This one is less cautionary tale, more farm porn, with its old-time recipes (mmm, biscuits and gravy!), DIY instructions for homesteading crafts, photos of Nigerian dwarf goats all decked out for Christmas, baby lambs snuggling with big fluffy dogs and a cow named Beulah Petunia. It’s also much more than that. With honesty, candor and a good smattering of self-deprecating humor, romance writer, Suzanne McMinn chronicles the day-to-day struggles and pratfalls of building a farm, a business and family in the uncooperatively hilly, remote, and sometimes treacherously slippery landscape of West Virginia. She also lays bare the unraveling of her relationship with an emotionally troubled man, referred to as “52”, thus conserving his anonymity, lest women everywhere hunt him down for his maddening behavior. Ultimately though, this is an engaging story of a woman coming into her own with the help of idiosyncratic farm animals, lots of canning and a little heavy lifting.

4. The Dirty Life: A Memoir of Farming, Food, and Love by Kristin Kimball (Scribner)
the dirty life.jpgPhoto by Signe Langford
A real Cinderella story, only with mud, dawn-to-dusk backbreaking work and some porcine bloodshed. City slicker New York City journalist goes out to Lake Champlain farm country to interview a handsome young farmer, they fall in love, she moves to his 500-acre mixed farm and, well, you get the picture. Though unlike some Disneyesque fairy tale, this one involves our heroine proving her mettle by helping slaughter a pig – some first date! — planting unending rows of produce, tapping maple trees and cooking hearty meals of their own potatoes and eggs in rustic cast iron pans for the farmhands. It’s as idyllic as it is exhausting, and yes, it’s romantic as hell…hayloft wedding, anyone?

5. Animal, Vegetable, Miracle: A Year of Food Life by Barbara Kingsolver (Harper Collins)
animal, vegetable, miracle.jpgPhoto by Signe Langford
In Tucson, Arizona, bestselling American author, Barbara Kingsolver, packs up the family — husband Steve, and the two kids — and heads for a farm in southern Appalachia, where for one year, they would eat only what they or their neighbors grew, raised, canned and preserved, or they would go without. For most urbanites, that’s a terrifying prospect — and with good reason — it’s damn hard to live that way. Gee, feel like chicken for dinner? Fine, catch it, kill it, gut it, pluck it, cook it…voila! … chicken for dinner. Dividing the book into monthly chapters, Kingsolver digs deep into the challenges and joys of self-sustainability, but she also pulls back the curtain of industrial farming — and it ain’t pretty: mad cow disease, climate change — while waxing poetic about cooking with basic and real, homegrown ingredients. Daughter Camille provides a few recipes. Kingsolver tackles a serious subject without being too serious, extolling the virtues of living in small town America — the kind of small town where folks lock their car doors, not for fear of thievery, but to stop over-zealous gardeners from leaving surplus zucchinis on the backseat.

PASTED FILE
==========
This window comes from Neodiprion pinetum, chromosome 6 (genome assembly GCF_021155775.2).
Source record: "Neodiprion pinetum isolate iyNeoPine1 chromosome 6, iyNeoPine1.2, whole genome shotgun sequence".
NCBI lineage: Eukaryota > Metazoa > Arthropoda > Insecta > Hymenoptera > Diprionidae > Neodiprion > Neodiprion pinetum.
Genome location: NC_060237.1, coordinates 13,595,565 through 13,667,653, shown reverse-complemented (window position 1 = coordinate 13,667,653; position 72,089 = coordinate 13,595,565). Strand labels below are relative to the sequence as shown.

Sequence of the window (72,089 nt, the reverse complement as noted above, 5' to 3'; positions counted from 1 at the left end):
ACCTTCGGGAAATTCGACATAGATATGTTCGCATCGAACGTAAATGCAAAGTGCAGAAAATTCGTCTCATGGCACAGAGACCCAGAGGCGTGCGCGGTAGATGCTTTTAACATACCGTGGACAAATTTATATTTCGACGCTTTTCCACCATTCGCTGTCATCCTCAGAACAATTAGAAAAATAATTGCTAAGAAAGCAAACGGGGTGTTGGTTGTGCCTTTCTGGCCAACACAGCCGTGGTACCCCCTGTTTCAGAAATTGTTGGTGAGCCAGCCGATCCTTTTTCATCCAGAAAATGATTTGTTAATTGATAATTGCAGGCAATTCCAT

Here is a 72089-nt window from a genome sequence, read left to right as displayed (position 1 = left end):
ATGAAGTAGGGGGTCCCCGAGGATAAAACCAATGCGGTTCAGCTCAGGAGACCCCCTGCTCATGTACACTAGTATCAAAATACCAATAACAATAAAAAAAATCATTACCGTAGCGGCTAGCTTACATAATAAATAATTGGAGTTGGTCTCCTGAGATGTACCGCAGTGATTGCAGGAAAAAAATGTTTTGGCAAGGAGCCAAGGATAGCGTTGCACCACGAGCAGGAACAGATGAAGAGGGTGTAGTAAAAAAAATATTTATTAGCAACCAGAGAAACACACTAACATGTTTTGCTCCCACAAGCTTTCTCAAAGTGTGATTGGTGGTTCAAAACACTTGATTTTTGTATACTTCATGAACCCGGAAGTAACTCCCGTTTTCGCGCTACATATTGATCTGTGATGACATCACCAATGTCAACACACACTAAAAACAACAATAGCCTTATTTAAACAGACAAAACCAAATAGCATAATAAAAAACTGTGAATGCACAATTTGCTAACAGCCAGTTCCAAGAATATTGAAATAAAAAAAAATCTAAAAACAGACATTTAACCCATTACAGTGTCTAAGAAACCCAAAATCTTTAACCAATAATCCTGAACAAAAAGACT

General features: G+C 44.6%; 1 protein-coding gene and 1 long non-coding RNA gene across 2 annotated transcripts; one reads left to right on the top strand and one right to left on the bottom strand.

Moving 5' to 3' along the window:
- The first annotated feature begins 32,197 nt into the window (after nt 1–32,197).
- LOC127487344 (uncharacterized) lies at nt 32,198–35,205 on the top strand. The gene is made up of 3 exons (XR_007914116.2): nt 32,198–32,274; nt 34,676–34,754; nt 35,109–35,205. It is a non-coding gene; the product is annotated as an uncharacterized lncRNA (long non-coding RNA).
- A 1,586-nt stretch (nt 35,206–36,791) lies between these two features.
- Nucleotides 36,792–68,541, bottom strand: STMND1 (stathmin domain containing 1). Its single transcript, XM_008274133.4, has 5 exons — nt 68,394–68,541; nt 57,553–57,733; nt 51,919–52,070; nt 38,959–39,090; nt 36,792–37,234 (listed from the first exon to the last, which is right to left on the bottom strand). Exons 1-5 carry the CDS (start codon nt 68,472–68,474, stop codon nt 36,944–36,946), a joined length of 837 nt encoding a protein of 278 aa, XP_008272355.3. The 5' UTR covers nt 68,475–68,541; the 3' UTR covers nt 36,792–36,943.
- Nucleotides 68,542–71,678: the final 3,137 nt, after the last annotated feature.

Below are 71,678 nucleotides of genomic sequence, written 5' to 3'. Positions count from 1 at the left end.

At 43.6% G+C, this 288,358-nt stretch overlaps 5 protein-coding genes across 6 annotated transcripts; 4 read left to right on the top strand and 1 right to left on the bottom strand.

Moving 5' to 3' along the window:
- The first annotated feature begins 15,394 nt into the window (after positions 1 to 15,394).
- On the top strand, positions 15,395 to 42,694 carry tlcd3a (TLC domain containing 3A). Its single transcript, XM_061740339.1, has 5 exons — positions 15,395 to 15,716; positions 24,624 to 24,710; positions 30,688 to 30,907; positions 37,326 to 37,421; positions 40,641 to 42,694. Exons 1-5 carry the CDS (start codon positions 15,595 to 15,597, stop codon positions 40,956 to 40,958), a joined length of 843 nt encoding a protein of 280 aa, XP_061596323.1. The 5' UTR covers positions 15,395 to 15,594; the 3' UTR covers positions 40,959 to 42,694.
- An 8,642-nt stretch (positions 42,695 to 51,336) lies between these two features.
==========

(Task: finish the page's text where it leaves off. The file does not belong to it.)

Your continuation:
6. Farm City; The Education of an Urban Farmer by Novella Carpenter (Penguin) Photo by Signe Langford
farm city.jpgPhoto by Signe Langford
This gal has moxie. Bushels of it. From her house in a rather gritty, inner-city section of Oakland, Calif. — a decidedly un-farm-y environment if ever there was one — Novella Carpenter sets out to reclaim the urban wasteland, cracked concrete parking pads, and abandoned, weedy lots that surround her. Bit by bit, she stealthily turns this agricultural desert into a lush urban farm, sometimes asking permission, sometimes not so much. The City of Oakland frown upon urban backyard hog farming, but that didn’t stop her from adding a couple of pigs to her backyard, fattening them up on dumpster-diving delicacies cast-off from fancy restaurants in the nicer part of town. The moral of this story: chickens are gateway livestock. One day you’re digging a little kitchen garden and keeping a few backyard hens for eggs. The next thing you know you’re face down in a garbage bin, scavenging stale birthday cake for your pigs, and eyeballing the fire escape for rabbit hutch potential.